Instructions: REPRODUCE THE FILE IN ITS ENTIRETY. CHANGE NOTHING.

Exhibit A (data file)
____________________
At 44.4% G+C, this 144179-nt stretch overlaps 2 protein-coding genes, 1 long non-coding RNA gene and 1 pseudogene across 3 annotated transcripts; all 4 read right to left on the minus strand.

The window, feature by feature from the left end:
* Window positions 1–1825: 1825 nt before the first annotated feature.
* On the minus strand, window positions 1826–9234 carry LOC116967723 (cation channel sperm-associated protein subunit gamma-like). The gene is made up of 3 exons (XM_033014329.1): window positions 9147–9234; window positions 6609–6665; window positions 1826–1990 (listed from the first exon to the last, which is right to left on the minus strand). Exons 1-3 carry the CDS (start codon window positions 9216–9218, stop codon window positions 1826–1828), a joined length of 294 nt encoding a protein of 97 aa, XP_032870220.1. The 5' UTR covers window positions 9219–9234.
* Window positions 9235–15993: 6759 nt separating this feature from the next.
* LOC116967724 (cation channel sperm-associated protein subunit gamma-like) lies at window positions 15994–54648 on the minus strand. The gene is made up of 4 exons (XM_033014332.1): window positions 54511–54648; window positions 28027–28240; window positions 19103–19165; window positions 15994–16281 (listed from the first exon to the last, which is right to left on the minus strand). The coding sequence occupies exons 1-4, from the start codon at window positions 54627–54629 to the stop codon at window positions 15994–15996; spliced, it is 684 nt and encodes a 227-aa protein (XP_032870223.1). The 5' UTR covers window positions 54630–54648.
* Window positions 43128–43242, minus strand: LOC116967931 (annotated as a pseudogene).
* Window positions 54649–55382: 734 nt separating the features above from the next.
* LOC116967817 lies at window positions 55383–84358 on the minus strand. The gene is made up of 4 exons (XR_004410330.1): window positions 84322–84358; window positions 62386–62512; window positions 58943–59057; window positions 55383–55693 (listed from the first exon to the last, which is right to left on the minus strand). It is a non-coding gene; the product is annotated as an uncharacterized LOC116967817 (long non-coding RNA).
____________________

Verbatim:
At 44.4% G+C, this 144179-nt stretch overlaps 2 protein-coding genes, 1 long non-coding RNA gene and 1 pseudogene across 3 annotated transcripts; all 4 read right to left on the minus strand.

The window, feature by feature from the left end:
* Window positions 1–1825: 1825 nt before the first annotated feature.
* On the minus strand, window positions 1826–9234 carry LOC116967723 (cation channel sperm-associated protein subunit gamma-like). The gene is made up of 3 exons (XM_033014329.1): window positions 9147–9234; window positions 6609–6665; window positions 1826–1990 (listed from the first exon to the last, which is right to left on the minus strand). Exons 1-3 carry the CDS (start codon window positions 9216–9218, stop codon window positions 1826–1828), a joined length of 294 nt encoding a protein of 97 aa, XP_032870220.1. The 5' UTR covers window positions 9219–9234.
* Window positions 9235–15993: 6759 nt separating this feature from the next.
* LOC116967724 (cation channel sperm-associated protein subunit gamma-like) lies at window positions 15994–54648 on the minus strand. The gene is made up of 4 exons (XM_033014332.1): window positions 54511–54648; window positions 28027–28240; window positions 19103–19165; window positions 15994–16281 (listed from the first exon to the last, which is right to left on the minus strand). The coding sequence occupies exons 1-4, from the start codon at window positions 54627–54629 to the stop codon at window positions 15994–15996; spliced, it is 684 nt and encodes a 227-aa protein (XP_032870223.1). The 5' UTR covers window positions 54630–54648.
* Window positions 43128–43242, minus strand: LOC116967931 (annotated as a pseudogene).
* Window positions 54649–55382: 734 nt separating the features above from the next.
* LOC116967817 lies at window positions 55383–84358 on the minus strand. The gene is made up of 4 exons (XR_004410330.1): window positions 84322–84358; window positions 62386–62512; window positions 58943–59057; window positions 55383–55693 (listed from the first exon to the last, which is right to left on the minus strand). It is a non-coding gene; the product is annotated as an uncharacterized LOC116967817 (long non-coding RNA).